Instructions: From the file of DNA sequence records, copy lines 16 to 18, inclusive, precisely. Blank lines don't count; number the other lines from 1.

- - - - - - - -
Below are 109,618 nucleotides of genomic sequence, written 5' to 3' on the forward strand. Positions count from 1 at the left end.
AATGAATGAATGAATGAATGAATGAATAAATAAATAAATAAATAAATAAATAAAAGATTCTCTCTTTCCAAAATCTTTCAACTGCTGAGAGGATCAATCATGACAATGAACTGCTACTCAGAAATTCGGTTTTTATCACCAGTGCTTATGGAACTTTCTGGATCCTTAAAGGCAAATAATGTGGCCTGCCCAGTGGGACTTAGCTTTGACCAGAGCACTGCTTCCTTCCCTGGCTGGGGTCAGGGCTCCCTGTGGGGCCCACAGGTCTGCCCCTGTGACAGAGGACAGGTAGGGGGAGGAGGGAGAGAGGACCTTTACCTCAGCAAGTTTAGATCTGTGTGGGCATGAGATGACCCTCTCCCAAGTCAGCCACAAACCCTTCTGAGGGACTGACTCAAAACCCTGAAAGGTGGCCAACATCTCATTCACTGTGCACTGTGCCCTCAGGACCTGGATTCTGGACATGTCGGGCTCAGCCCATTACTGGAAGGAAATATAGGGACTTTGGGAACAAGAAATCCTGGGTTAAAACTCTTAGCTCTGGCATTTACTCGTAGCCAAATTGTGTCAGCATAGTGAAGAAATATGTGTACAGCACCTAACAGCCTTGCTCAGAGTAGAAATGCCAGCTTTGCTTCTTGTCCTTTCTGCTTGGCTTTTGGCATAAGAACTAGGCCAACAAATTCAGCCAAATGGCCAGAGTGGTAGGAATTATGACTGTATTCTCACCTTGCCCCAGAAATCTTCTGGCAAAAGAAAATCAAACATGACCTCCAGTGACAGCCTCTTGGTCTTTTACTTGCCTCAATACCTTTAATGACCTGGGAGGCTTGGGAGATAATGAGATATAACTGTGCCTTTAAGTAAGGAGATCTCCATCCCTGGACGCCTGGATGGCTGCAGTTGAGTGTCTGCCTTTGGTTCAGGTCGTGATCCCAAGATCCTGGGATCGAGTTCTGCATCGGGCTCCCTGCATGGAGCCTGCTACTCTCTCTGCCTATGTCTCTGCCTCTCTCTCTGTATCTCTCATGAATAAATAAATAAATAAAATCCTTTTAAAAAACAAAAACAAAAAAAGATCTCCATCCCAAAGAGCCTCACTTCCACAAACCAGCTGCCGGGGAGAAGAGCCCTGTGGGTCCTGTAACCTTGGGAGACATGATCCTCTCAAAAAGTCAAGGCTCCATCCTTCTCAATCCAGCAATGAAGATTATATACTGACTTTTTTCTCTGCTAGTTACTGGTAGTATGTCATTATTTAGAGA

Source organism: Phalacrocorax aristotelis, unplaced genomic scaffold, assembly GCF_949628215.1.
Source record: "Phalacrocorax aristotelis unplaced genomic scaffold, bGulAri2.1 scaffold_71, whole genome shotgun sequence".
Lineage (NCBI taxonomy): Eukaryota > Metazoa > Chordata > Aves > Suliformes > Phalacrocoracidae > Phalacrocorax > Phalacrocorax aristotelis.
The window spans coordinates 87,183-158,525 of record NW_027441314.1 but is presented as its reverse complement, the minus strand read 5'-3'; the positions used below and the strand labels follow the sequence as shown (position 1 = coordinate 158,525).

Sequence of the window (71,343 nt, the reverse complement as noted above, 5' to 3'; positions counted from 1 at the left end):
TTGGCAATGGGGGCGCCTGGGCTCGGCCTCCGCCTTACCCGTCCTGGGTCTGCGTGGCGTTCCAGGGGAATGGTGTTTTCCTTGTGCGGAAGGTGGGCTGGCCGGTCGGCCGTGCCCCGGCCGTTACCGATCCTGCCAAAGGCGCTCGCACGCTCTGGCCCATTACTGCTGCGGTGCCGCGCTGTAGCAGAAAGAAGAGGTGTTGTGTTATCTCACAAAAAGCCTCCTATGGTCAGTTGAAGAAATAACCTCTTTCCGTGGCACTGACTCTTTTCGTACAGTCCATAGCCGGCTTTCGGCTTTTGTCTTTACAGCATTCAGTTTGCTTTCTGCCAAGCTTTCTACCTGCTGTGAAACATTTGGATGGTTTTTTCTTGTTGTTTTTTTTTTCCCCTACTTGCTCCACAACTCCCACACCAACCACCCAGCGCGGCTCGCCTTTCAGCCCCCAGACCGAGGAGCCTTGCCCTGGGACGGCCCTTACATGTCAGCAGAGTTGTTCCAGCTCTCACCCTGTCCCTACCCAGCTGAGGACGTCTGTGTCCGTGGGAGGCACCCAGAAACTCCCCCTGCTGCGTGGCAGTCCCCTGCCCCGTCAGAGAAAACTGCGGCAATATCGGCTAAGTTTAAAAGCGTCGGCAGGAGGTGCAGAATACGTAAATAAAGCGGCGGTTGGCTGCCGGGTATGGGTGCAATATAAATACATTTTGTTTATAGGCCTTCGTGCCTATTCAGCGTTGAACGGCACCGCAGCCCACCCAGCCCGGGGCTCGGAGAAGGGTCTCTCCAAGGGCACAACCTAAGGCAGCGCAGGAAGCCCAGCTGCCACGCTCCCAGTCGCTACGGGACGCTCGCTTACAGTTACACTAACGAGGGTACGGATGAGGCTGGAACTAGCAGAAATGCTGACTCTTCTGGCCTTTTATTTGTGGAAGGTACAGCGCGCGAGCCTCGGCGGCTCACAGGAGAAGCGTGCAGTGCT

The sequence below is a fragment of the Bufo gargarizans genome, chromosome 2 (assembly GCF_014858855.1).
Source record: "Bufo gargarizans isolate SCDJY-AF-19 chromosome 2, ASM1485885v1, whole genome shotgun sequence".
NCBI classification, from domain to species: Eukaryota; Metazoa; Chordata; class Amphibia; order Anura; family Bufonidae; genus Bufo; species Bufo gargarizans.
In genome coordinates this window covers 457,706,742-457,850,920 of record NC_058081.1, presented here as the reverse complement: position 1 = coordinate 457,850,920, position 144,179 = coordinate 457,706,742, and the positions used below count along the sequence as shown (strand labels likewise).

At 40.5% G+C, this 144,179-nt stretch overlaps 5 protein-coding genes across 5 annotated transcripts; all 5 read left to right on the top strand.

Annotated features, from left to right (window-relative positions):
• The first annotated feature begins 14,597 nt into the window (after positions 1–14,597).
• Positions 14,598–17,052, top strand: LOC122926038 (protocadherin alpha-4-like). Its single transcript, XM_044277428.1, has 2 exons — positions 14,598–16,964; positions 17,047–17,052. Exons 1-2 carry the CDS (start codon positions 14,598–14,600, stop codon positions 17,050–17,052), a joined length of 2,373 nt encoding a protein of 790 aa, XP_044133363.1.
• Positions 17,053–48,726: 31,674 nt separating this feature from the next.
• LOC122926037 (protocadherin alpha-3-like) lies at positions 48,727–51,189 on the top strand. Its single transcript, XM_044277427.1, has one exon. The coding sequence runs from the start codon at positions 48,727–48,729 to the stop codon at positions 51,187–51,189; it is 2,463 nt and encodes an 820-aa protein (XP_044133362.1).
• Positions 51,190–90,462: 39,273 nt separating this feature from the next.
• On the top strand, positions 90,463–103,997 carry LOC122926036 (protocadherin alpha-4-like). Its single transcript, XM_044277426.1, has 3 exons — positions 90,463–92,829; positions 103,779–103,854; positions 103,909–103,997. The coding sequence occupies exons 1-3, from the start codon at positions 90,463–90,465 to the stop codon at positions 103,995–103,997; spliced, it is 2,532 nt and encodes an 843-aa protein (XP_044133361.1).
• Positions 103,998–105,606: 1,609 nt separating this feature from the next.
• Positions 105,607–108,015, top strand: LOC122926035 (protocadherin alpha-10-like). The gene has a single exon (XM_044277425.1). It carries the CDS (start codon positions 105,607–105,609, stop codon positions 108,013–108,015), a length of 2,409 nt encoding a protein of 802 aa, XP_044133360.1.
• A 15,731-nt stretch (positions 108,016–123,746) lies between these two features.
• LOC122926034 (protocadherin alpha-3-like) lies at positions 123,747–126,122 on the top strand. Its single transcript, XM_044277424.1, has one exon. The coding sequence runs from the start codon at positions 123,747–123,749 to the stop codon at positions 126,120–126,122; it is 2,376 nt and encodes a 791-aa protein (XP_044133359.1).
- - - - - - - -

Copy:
• Positions 14,598–17,052, top strand: LOC122926038 (protocadherin alpha-4-like). Its single transcript, XM_044277428.1, has 2 exons — positions 14,598–16,964; positions 17,047–17,052. Exons 1-2 carry the CDS (start codon positions 14,598–14,600, stop codon positions 17,050–17,052), a joined length of 2,373 nt encoding a protein of 790 aa, XP_044133363.1.
• Positions 17,053–48,726: 31,674 nt separating this feature from the next.
• LOC122926037 (protocadherin alpha-3-like) lies at positions 48,727–51,189 on the top strand. Its single transcript, XM_044277427.1, has one exon. The coding sequence runs from the start codon at positions 48,727–48,729 to the stop codon at positions 51,187–51,189; it is 2,463 nt and encodes an 820-aa protein (XP_044133362.1).